Impressed by the pretty Sadeem, the maid of honor at Gamrah's wedding, several aunties arrange cell phone meetings between her and their nephews.(Cell phones and Internet chat rooms play a key role in this culture, allowing men and women to interact indirectly.) Sadeem hits it off with one man; the couple meet at a chaperoned shoufa, "the one lawful 'viewing' of the potential bride," and they sign a marriage contract.In order to give a uniformity to e-commerce law around the world, many countries adopted the UNCITRAL Model Law on Electronic Commerce (1996).Internationally there is the International Consumer Protection and Enforcement Network (ICPEN), which was formed in 1991 from an informal network of government customer fair trade organisations.Modern electronic commerce typically uses the World Wide Web for at least one part of the transaction's life cycle although it may also use other technologies such as e-mail.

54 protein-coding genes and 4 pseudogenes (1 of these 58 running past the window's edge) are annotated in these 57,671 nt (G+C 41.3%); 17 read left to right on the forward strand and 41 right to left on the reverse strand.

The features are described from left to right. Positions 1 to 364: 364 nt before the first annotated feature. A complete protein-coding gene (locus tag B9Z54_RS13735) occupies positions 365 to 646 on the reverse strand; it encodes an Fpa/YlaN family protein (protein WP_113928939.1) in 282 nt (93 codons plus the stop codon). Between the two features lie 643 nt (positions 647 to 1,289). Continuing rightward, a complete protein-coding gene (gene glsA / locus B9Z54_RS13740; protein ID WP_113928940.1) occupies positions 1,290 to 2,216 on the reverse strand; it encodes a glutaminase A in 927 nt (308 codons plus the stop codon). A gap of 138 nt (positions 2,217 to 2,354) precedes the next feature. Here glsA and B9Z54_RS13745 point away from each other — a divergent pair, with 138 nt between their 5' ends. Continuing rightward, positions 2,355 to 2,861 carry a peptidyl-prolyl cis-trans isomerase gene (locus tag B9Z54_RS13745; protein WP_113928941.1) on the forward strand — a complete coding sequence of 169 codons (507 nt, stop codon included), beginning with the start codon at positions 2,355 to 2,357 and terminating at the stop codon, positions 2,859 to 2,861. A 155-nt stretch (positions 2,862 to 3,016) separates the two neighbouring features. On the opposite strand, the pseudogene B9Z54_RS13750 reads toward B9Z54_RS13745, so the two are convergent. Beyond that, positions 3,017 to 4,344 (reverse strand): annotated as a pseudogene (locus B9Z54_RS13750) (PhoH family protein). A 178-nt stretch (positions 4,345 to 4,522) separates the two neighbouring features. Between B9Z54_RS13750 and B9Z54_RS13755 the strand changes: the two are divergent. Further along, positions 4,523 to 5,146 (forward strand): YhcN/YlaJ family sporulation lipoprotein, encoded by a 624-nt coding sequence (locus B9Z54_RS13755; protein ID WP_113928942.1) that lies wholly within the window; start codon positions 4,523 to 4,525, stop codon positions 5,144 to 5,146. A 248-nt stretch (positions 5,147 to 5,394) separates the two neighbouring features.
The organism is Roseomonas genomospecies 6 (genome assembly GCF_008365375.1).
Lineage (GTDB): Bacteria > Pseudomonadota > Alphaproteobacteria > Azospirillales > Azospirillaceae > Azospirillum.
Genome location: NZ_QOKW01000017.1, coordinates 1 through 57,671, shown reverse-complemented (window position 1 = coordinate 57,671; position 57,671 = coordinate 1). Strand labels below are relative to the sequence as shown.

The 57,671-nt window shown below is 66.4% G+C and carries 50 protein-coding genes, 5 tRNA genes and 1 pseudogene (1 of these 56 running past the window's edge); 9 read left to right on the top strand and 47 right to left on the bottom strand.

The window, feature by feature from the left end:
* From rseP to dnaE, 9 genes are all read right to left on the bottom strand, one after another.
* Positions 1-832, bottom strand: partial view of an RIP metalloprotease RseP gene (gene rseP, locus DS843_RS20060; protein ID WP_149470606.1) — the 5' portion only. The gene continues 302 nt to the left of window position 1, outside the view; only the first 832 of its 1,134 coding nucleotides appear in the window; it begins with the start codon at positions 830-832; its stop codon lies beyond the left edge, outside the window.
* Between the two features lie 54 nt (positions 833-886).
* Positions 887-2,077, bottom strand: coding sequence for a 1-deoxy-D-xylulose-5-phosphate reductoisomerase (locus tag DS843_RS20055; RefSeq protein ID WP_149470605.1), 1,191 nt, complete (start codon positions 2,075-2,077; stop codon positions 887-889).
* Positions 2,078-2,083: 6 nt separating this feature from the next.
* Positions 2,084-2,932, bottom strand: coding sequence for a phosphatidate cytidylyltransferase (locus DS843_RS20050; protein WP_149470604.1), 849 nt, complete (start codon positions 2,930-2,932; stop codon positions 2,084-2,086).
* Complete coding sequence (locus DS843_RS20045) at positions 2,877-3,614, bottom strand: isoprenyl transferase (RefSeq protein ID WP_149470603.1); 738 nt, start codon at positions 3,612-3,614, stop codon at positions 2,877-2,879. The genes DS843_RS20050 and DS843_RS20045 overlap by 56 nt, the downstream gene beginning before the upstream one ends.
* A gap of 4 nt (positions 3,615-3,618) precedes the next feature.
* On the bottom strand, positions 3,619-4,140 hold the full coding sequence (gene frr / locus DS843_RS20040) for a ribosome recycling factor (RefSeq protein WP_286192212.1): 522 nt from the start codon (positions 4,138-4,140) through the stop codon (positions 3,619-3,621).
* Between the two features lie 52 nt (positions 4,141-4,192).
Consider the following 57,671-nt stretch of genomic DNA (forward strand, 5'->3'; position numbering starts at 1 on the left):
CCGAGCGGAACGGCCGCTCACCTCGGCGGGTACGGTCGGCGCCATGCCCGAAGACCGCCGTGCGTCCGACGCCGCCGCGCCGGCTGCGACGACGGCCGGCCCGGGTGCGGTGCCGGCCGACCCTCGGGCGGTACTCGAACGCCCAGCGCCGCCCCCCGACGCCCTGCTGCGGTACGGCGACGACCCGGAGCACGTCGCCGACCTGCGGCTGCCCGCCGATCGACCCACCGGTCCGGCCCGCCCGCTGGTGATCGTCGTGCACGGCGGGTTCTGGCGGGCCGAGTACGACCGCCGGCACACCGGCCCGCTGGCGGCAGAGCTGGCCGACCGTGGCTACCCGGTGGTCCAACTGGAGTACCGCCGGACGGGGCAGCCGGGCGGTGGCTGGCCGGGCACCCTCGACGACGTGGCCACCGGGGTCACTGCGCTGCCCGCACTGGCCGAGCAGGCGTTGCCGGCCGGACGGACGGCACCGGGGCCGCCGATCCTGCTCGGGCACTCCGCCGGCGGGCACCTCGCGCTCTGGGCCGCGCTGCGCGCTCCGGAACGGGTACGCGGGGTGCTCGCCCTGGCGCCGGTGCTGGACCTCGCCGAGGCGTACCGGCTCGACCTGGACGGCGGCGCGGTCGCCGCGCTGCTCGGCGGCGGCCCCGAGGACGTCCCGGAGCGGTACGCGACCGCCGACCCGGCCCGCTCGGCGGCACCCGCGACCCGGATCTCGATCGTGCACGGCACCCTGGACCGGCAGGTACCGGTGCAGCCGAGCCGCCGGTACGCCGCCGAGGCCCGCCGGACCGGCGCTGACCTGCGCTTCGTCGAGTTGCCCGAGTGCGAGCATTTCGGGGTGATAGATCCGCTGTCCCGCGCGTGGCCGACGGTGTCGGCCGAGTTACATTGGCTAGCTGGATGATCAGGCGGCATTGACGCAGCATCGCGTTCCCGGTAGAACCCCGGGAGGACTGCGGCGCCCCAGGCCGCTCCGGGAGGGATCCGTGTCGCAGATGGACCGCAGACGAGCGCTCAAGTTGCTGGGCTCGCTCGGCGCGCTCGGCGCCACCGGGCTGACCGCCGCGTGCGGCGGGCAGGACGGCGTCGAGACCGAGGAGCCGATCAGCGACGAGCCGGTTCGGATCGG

But Sadeem's mother died when she was a child and she sneaks under her father's radar, entertaining her new husband at home.
Like "Sex and the City's" Carrie, the narrator of this novel takes turns telling her friends' stories -- and can peer into their minds and bedrooms.
She often sums up an episode by making pronouncements about the sorry state of relations between the sexes in Saudi Arabia.
Desperate to keep him, Gamrah stops taking the pill and gets pregnant -- again a tip from Mom -- but her husband wants no more to do with their child than with her.
And so another marriage ends in divorce, which is apparently fairly common in Saudi Arabia, an obstacle to a woman's future romantic happiness but not a deal-breaker.